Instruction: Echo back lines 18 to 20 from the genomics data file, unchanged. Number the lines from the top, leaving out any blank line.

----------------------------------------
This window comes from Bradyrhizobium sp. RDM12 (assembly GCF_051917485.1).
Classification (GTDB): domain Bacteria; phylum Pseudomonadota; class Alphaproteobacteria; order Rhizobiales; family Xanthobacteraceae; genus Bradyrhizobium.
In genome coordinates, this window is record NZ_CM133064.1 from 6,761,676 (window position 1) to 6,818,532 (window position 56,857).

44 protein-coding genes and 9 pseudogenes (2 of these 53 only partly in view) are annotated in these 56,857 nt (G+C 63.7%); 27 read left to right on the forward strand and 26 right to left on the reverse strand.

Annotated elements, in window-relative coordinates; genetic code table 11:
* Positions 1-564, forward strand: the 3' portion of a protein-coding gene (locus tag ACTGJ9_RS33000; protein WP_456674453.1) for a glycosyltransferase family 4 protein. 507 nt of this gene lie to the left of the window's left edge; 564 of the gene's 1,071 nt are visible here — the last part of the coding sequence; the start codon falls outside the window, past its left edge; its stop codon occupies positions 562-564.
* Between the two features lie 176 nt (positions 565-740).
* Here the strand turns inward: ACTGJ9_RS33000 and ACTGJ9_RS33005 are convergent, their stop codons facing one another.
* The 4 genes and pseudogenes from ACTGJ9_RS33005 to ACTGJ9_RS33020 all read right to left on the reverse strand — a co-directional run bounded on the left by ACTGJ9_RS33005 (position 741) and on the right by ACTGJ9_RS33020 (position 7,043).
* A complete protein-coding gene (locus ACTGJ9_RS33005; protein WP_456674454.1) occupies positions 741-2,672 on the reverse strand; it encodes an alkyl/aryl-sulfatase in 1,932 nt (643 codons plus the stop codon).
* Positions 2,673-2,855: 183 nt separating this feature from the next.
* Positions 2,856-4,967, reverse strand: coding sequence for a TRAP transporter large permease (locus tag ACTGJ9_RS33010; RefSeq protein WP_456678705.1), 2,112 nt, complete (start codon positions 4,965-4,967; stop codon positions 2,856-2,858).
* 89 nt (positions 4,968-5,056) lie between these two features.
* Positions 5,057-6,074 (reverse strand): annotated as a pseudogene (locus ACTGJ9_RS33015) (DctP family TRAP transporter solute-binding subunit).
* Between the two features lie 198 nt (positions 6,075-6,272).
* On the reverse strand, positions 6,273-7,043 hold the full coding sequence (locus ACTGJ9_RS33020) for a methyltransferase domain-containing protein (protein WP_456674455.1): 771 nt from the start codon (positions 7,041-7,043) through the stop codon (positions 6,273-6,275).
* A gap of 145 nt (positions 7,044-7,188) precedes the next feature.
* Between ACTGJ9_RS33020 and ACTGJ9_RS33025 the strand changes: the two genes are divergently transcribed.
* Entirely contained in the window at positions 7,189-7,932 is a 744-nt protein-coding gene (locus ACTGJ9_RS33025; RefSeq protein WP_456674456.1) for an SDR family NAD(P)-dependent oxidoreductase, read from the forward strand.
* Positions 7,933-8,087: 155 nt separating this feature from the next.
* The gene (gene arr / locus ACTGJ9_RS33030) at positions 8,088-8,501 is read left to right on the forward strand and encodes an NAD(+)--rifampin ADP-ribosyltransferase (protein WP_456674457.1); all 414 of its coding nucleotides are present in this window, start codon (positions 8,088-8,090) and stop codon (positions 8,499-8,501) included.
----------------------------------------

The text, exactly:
* Between ACTGJ9_RS33020 and ACTGJ9_RS33025 the strand changes: the two genes are divergently transcribed.
* Entirely contained in the window at positions 7,189-7,932 is a 744-nt protein-coding gene (locus ACTGJ9_RS33025; RefSeq protein WP_456674456.1) for an SDR family NAD(P)-dependent oxidoreductase, read from the forward strand.
* Positions 7,933-8,087: 155 nt separating this feature from the next.